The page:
Humanity will have to live with the threat of coronavirus “for the foreseeable future” and adapt accordingly because there is no guarantee that a vaccine can be successfully developed, one of the world’s leading experts on the disease has warned.
The stark message was delivered by David Nabarro, professor of global health at Imperial College, London, and an envoy for the World Health Organisation on Covid-19, as the number of UK hospital deaths from the virus passed 15,000.
A further 888 people were reported on Saturday to have lost their lives – a figure described by communities secretary Robert Jenrick as “extremely sobering” – while the total number who have been infected increased by 5,525 to 114,217.
The latest figures, which do not include deaths in care homes and in the community, put further pressure on the government amid continuing anger among NHS workers and unions over the lack personal protective equipment (PPE) for hospital and care home staff on the front line.
In late March the government’s health advisers said that if UK deaths from Coronavirus could be kept below 20,000 by the end of the pandemic, it would be a “good result” for country. But with an estimated 6,000 people having already died in care homes from Covid-19 – a figure not included in Saturday’s official tally – the 20,000 figure is likely already to have been exceeded.
In an interview with The Observer Nabarro said the public should not assume that a vaccine would definitely be developed soon – and would have to adapt to the ongoing threat.
“You don’t necessarily develop a vaccine that is safe and effective against every virus. Some viruses are very, very difficult when it comes to vaccine development – so for the foreseeable future, we are going to have to find ways to go about our lives with this virus as a constant threat.
“That means isolating those who show signs of the disease and also their contacts. Older people will have to be protected. In addition hospital capacity for dealing with cases will have to be ensured. That is going to be the new normal for us all.”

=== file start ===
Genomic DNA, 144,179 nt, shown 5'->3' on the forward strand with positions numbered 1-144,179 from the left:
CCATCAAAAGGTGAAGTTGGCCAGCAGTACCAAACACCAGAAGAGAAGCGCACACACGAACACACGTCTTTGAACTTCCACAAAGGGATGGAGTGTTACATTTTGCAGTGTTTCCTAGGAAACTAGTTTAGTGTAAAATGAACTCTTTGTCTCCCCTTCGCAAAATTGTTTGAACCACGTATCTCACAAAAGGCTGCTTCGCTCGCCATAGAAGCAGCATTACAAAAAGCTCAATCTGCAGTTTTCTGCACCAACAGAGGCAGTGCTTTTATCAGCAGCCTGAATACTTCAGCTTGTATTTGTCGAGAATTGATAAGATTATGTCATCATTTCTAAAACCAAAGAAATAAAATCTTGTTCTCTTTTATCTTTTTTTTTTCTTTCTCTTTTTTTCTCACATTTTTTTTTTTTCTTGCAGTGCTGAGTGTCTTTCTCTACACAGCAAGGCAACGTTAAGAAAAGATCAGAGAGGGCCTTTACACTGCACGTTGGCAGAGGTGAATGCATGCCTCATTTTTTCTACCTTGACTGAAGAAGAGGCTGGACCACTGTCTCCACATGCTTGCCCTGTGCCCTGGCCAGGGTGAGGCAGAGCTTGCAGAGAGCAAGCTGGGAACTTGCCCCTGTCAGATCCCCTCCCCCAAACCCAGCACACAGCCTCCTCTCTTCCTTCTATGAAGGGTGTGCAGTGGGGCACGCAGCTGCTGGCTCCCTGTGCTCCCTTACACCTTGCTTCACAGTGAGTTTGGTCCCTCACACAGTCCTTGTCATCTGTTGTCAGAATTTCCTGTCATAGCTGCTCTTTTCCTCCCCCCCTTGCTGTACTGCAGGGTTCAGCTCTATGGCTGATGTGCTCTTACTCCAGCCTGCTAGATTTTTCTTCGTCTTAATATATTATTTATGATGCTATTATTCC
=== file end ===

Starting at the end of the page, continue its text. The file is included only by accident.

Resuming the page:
The comments came as the former UK health secretary Jeremy Hunt said the only way forward was for nations to support a new global health system that would mean far more international cooperation between governments on health issues. It would also require richer nations doing more to support the health systems of the world’s poorest countries.
“I think global health security is going to be on that small but critical list of topics like climate change that we can only solve in partnership with other countries,” Hunt told The Observer.
In a clear criticism of US President Donald Trump who announced last week he was putting on hold funding to the World Health Organisation (WHO) Hunt added: “Surely the lesson of coronavirus is cure not kill…It certainly does not mean cutting their funding (to the WHO).
“One of the big lessons from this will be that when it comes to health systems across the world, we are only as strong as the weakest link in the chain.
“Although China has rightly been criticised for covering up the virus in the early stages the situation would have been whole lot worse if this had started in Africa. International cooperation and supporting health care systems of the poorest countries has to be a top priority in terms of the lessons we need to learn.”
Nabarro’s message is the second grim warning to come from senior ranks of the WHO in the last three days. On Friday, Maria Van Kerkhove, head of WHO’s emerging diseases and zoonosis unit, warned that there was no evidence that antibody tests now being developed would show if a person has immunity or is no longer at risk of becoming reinfected by the Covid-19 virus.
On Saturday it emerged that doctors and nurses treating Covid-19 face shortages of protective full-length gowns for weeks to come, as anger mounts over failures to stockpile them. Gowns were not included in a stockpile list prepared for a potential flu pandemic.
After The Guardian revealed new guidance from Public Health England which instructs healthcare workers to re-use disposable equipment, the GMB, which represents NHS and ambulance staff, said support was “draining away” from Health Secretary, Matt Hancock.
Saffron Cordery, deputy chief executive of NHS Providers which represents many trusts, told the Observer: “We are in a situation where we think this [issue] will last a couple of weeks, which probably does just take us to May. There is a shortage of gowns which is affecting some trusts, but not all. Some have none, and are using the alternatives.”
The government will attempt to gain control of the mounting PPE concerns by appointing Paul Deighton, chief executive of the London Olympics organising committee, to lead efforts to produce equipment in Britain.
Ministers also announced another £1.6bn cash injection to local councils as they attempt to stem a spiralling crisis in social care that is pushing some care providers into the red. Some have been paying inflated prices for commercial protective equipment.